Adding a new principal for key vault permissions

The next page then take a bit of explanation.

The actual granting of permissions to key vault page

The first thing you can do is Configure from template. This is a shortcut to select various permissions for you. Which can be seen in the various permissions dropdowns.

I picked Secret Management which selected all the secret functions for me.

The next thing that needs to be done is select the principal to apply these roles to.

And to select your function app - search for its name. Eventually AD will find it. Select the name and hit Select and OK a bunch of times.

And then you're set.

Getting the Function to Talk to Keyvault

Now to get the Function to use Keyvault. The code looks like this:

If you've ever created a Function that accessed Azure Table storage before, you're probably to yourself ... "the Function's code when accessing Keyvault is exactly the same as when it doesn't!"

The Function's code when accessing Keyvault is exactly the same as when it doesn't!

But how does the Function use Keyvault? The magic is in the App Settings. In particular the KeyvaultedStorageConnection string.

To make that particular value access Keyvault - you use this syntax:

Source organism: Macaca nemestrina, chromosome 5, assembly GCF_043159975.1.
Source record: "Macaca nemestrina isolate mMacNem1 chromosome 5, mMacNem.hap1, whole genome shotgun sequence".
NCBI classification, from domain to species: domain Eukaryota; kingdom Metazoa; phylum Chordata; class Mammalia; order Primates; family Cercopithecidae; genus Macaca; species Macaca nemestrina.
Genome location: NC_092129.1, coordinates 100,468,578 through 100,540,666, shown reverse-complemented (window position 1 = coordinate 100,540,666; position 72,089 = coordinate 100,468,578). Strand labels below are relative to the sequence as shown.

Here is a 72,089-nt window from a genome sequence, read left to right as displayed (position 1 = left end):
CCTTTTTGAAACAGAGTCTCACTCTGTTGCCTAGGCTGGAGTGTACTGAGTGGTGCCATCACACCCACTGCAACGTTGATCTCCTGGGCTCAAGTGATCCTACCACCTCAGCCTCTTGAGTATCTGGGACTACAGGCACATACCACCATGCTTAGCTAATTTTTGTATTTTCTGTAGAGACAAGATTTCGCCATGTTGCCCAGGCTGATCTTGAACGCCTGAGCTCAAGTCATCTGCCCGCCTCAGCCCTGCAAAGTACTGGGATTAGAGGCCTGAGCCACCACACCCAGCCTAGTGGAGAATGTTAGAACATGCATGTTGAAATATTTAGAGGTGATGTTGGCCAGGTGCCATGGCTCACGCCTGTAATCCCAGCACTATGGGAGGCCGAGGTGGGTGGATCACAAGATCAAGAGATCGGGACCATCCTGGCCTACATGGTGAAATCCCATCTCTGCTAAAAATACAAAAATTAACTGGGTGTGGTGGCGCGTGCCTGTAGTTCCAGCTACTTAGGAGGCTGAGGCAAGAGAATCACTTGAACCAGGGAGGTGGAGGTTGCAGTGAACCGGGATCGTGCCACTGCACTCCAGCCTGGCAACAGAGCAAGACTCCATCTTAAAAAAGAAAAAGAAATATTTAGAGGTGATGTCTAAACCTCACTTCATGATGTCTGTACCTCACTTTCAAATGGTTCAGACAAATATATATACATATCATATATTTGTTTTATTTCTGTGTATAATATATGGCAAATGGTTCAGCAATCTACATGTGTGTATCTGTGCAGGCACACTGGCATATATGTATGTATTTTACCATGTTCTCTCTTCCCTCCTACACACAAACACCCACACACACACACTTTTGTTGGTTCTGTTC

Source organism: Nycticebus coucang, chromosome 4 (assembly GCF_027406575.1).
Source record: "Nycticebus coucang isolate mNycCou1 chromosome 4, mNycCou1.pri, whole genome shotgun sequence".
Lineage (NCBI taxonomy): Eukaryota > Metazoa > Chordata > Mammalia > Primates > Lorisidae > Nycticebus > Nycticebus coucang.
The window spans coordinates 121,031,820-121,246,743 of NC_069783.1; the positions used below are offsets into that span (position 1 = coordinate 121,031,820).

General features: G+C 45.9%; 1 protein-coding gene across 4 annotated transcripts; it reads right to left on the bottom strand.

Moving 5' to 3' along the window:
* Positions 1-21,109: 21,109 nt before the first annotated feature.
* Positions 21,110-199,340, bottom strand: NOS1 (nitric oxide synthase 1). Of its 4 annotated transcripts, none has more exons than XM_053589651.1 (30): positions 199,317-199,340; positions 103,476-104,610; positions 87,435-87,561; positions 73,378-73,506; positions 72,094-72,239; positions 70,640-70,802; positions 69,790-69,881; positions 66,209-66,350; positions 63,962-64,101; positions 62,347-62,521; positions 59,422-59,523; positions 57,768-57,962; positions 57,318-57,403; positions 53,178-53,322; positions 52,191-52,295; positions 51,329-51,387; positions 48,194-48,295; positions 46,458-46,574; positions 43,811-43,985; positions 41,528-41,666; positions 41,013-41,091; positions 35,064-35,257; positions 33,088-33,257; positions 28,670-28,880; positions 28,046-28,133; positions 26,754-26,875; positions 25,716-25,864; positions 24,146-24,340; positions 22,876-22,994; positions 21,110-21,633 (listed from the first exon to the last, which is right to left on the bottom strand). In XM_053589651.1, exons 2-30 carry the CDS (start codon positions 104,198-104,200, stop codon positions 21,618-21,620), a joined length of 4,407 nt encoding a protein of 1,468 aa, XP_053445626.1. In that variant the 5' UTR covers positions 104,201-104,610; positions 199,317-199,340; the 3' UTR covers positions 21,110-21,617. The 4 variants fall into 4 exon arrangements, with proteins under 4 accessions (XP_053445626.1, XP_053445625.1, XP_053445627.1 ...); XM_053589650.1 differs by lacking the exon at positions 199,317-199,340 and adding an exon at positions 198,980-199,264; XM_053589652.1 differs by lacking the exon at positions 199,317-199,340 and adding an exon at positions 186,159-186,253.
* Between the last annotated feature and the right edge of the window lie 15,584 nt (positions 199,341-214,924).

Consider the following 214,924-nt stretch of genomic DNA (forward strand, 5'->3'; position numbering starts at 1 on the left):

So it goes into the Function's app settings. It's the value portion of the KeyvaultedStorageConnection key.

And as you can tell, it uses the syntax: @Microsoft.Keyvault(SecretUri=<A SECRET URI>).

Where does that <A SECRET URI> come from?

From the secret's panel in Keyvault, of course! Back into Keyvault into the portal you go!

Click on Secrets on the left-hand navigation. Then click on the secret you just created. Then by clicking on the current version in the resulting window, you'll see the property's of the secret.

In that window - there's a Secret Identifier box. That's the URI which you'll use for the <A SECRET URI> above.

Finding the secret's identifer

The App's Code

At this point you're done. Well, except for getting the mobile app to call the Function of course.

The Function in this case is HTTP triggered. So it's a web call from our Xamarin app - looks like this:

That's All Folks

And finally, we've reached the end of our journey!

The mobile app no longer has secrets hardcoded in it, but yet it's not using Keyvault either! Because we don't want any secrets to land on that mobile app if we can at all avoid it.

We're still using Keyvault though, and all of the goodness it provides, and created a Function to access it - through Managed Identity. This way the Function doesn't have to have any secrets stored in it either!

Cool, cool, cool! Not too much extra work - and a ton of extra security!

Now if you'll excuse me - I think there's another rerun of SpongeBob about to air.

A Quick Postscript - Or Using a SAS On Device

Why not use a Storage Access Signature (SAS) to access the Azure Storage Account? Well, from the mobile device that could totally have been done. And with that I could have still used the .NET Storage SDK.

However, to generate that SAS, I would still have needed to get direct access to the Storage account through the full connection string somehow. And that would be done in the same manner as above. Except instead of returning data, the Function would have returned an SAS token.